Eswatini double-funded for COMESA/SADC cross-border electricity

 Eswatini double-funded for COMESA/SADC cross-border electricity

Eswatini double-funded for COMESA/SADC cross-border electricity.

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Eswatini will be a double-beneficiary from the $2.5 million grant for the advancement of the intra-regional harmonization of electricity regulations and drive cross-border power trading.

This trade will be across the Common Market for Eastern and Southern Africa (COMESA) countries and the Southern Africa Development Community (SADC), covering 28 countries.

Eswatini is a member of both regional blocs, which places it in a position to benefit from both funds.

The project is funded by the African Development Bank for the regulatory environment in COMESA and SADC electricity markets. Of this amount, $1.46 million will be directed to COMESA and the rest $973 000 to SADC.

Statements recently issued by COMESA suggest that, “The grants will fund technical assistance to promote the development and adoption of regional electricity regulatory principles, enhance capacity to monitor utility performance across the region, conduct a cross-border analysis of electricity tariffs and develop a centralized database management system in both blocs.”

The Executive Director of Regional Energy Regulators Association of Southern Africa Elijah Sichone reportedly said the two projects will be implemented through a combination of studies, capacity building and development of tools with the aim to facilitate the harmonization of regulatory framework across the two regional blocs to enhance trade and improve access among their member states.

Upon completion, these projects will ensure that soft infrastructure requirement for the development of a regional power market are addressed to complement investments in hard infrastructure.

Both projects are in line with three of the Bank Group’s High-5 strategic priorities which are: Light up and Power Africa; Integrate Africa; and Industrialize Africa.  The projects also align with the Bank’s Regional Integration Strategic Framework (2018-2025) and the Southern Africa Regional Integration Strategy Paper 2020-2026, particularly the infrastructure connectivity theme.

Eswatini has also developed an Energy Master Plan that presents further possible scenarios for new power generation capacity up to 2034.

The minister of natural resources and energy, Peter Bhembe, has entrusted the board to ensure energy security, make energy affordable and sustainable as well as ensure the timely delivery of the 40MW solar power generation and 40MW biomass projects by this date.

So far Eswatini has five IPPs operating power plants with a total installed capacity of close to 110 MW made up of hydro, biomass and solar PV plant technologies.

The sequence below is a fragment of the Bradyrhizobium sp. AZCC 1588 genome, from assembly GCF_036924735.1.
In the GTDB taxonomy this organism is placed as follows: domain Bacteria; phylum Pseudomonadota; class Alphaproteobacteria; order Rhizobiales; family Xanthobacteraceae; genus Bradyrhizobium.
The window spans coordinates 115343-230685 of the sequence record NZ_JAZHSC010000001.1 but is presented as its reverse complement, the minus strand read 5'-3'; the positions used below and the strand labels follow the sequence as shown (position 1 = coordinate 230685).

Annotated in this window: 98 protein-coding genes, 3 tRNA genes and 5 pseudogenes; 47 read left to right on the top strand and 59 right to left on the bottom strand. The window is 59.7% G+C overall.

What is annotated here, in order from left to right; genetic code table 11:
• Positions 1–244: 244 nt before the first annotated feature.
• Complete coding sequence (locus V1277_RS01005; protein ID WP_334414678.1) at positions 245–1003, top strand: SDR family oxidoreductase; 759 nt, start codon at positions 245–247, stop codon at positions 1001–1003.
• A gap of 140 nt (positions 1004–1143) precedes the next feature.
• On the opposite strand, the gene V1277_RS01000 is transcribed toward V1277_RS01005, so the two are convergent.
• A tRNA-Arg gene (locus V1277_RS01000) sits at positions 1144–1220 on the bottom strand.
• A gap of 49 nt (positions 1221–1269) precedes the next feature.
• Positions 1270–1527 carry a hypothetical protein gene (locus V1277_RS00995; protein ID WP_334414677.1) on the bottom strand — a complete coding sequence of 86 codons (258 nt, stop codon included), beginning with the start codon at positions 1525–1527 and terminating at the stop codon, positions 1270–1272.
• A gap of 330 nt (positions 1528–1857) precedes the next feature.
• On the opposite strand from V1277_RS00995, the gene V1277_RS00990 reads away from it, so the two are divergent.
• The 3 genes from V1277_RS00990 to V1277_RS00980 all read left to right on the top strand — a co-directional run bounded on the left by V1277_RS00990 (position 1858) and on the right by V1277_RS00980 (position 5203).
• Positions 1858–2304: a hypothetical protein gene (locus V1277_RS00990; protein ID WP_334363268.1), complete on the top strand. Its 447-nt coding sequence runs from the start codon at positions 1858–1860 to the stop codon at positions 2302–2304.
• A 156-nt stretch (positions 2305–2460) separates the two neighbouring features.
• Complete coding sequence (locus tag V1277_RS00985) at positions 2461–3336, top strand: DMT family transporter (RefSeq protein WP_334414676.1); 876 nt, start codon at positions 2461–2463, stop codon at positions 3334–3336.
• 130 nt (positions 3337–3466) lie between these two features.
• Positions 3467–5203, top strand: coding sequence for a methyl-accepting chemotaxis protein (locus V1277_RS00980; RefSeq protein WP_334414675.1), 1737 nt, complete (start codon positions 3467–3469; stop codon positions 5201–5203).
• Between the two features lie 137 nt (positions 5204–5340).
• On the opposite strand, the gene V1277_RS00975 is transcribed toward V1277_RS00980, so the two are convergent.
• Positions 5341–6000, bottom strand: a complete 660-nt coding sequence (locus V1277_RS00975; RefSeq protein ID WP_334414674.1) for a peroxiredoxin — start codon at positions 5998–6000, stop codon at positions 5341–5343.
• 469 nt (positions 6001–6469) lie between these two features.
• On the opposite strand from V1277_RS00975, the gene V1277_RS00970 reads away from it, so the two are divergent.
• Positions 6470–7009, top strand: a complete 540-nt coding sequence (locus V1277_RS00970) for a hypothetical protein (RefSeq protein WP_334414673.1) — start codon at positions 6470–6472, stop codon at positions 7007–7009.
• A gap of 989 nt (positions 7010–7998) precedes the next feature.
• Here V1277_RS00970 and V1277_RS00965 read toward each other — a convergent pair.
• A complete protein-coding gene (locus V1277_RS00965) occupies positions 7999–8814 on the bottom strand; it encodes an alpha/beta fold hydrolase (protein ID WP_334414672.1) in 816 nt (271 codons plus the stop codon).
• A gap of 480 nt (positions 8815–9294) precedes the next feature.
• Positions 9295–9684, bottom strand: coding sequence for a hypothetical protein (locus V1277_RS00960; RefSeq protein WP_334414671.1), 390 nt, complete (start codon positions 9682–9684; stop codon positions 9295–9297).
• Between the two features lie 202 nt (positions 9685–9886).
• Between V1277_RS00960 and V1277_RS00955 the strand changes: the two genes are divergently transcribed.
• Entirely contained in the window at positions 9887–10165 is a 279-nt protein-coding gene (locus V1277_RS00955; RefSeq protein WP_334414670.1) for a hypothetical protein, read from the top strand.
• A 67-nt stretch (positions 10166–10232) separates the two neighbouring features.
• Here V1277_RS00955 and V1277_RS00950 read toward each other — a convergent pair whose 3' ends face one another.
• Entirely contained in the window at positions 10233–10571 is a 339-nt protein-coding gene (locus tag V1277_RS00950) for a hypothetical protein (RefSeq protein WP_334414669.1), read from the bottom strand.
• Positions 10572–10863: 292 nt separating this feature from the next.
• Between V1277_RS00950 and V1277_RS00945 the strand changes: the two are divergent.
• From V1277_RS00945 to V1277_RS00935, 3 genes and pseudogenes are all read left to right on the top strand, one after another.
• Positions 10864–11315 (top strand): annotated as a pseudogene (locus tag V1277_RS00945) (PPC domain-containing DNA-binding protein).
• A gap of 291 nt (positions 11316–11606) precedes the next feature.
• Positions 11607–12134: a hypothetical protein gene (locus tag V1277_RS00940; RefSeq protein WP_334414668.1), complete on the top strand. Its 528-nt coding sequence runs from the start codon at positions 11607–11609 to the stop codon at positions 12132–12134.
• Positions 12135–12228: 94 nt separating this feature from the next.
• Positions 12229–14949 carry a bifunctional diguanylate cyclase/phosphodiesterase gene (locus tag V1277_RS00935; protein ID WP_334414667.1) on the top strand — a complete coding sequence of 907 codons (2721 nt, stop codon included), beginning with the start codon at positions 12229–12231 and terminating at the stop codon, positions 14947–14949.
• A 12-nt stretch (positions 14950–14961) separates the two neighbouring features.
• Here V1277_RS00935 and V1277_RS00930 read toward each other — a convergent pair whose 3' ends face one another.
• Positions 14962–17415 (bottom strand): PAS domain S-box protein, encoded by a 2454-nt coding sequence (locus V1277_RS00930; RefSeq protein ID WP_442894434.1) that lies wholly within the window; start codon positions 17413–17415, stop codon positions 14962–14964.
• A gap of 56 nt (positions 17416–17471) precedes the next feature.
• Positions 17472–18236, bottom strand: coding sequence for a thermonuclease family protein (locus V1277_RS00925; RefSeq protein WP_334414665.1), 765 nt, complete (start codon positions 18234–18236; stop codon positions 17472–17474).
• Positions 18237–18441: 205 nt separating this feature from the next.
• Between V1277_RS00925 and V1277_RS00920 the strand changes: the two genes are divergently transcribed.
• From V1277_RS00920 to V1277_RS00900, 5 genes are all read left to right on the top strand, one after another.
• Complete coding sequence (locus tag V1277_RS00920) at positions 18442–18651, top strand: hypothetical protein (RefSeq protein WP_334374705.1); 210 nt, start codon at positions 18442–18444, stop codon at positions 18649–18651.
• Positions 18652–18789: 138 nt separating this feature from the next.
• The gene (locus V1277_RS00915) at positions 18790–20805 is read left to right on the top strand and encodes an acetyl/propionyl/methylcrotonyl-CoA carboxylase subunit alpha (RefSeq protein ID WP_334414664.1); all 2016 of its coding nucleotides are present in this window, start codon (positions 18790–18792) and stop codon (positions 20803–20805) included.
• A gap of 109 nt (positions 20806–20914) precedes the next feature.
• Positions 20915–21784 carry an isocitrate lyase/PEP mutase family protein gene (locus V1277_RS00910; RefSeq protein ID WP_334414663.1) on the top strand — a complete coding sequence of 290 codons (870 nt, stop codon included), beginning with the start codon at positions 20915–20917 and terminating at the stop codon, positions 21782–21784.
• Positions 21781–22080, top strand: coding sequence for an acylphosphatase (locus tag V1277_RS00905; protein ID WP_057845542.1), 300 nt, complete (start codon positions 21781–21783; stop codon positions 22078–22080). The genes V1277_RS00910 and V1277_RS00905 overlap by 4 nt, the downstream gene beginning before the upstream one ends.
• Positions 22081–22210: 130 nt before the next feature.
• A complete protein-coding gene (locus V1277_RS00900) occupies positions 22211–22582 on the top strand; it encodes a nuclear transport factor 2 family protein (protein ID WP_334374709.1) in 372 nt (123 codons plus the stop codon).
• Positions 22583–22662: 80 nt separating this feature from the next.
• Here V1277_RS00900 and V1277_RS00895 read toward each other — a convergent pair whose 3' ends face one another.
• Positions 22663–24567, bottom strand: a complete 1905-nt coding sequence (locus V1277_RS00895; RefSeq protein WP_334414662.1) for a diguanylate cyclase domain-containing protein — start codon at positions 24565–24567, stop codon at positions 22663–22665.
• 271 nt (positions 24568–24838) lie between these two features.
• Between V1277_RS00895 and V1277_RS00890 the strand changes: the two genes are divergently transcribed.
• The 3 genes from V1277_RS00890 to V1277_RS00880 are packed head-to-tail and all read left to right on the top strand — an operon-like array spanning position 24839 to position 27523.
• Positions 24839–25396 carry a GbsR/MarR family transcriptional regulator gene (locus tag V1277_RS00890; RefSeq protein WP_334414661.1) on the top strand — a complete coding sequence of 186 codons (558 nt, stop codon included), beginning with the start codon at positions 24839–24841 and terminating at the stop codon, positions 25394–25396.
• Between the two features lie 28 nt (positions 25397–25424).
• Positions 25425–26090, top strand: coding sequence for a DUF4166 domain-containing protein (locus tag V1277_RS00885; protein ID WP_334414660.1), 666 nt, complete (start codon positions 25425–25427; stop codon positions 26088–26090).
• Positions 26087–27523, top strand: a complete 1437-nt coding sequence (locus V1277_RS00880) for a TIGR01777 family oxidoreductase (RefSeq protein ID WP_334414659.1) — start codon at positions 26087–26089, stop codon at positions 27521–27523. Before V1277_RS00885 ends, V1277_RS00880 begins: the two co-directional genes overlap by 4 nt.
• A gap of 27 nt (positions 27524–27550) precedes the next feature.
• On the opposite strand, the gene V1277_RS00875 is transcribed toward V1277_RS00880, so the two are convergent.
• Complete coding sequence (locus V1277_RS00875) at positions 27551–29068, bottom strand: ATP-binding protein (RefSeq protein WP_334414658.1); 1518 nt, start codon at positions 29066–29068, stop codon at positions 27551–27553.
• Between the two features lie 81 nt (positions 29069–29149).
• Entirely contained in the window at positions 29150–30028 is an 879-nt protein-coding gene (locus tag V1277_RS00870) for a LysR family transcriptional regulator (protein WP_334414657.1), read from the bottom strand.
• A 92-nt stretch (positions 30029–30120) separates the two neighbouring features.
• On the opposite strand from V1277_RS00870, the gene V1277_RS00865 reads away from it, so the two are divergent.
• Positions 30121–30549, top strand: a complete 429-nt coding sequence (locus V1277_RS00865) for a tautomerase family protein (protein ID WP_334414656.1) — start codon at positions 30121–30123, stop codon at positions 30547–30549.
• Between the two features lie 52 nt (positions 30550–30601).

The rest of the electricity required, about 80 per cent, is imported from South Africa (Eskom) and 10 per cent occasionally Mozambique (EDM).

The Eswatini Electricity Company also owns a 9 MW diesel generator but due to high operating cost, the generator is mothballed and only used during emergency conditions.

Other local electricity projects carried out in Eswatini are the development of 10 megawatts which is funded by Power Africa and the U.S. Embassy.

According to then Power Africa Tracking Tool, Eswatini’s electricity access sits at 87 per cent on average. The urban area has an access of 95 per cent while the rural area has an access rate of 87 per cent.

Bonisile Makhubu

Bonisile Makhubu is a senior journalist at The Times of Swaziland Group of Newspapers, a company she has worked for over a period of 15 years now. She is based in the Eswatini News department which publishes the Saturday paper. She is also assistant Eswatini News Editor. In this department, she also ran the consumer watch column which focuses on consumer issues. Her specialty is investigative writing and reporting on health, education, women, and children’s issues, even though she has previously worked for the community news department and daily news department where she reported on courts, crime, and general news. She currently holds a Diploma in Journalism and Mass Communication from the University of Eswatini and has attended a series of training programs on investigative journalism, reporting for SADC, and digital and online reporting. I have covered four SADC summits throughout the region. I have also traveled for short training and assignments in countries such as the US, Kenya, Namibia, Botswana, Zimbabwe, Mozambique, and South Africa while carrying out my duty as a journalist. Bing a mother of three children has also motivated her to remain dedicated to being the voice of the voiceless and to hold the public accountable and present truthful and educational information to the readers at all times.

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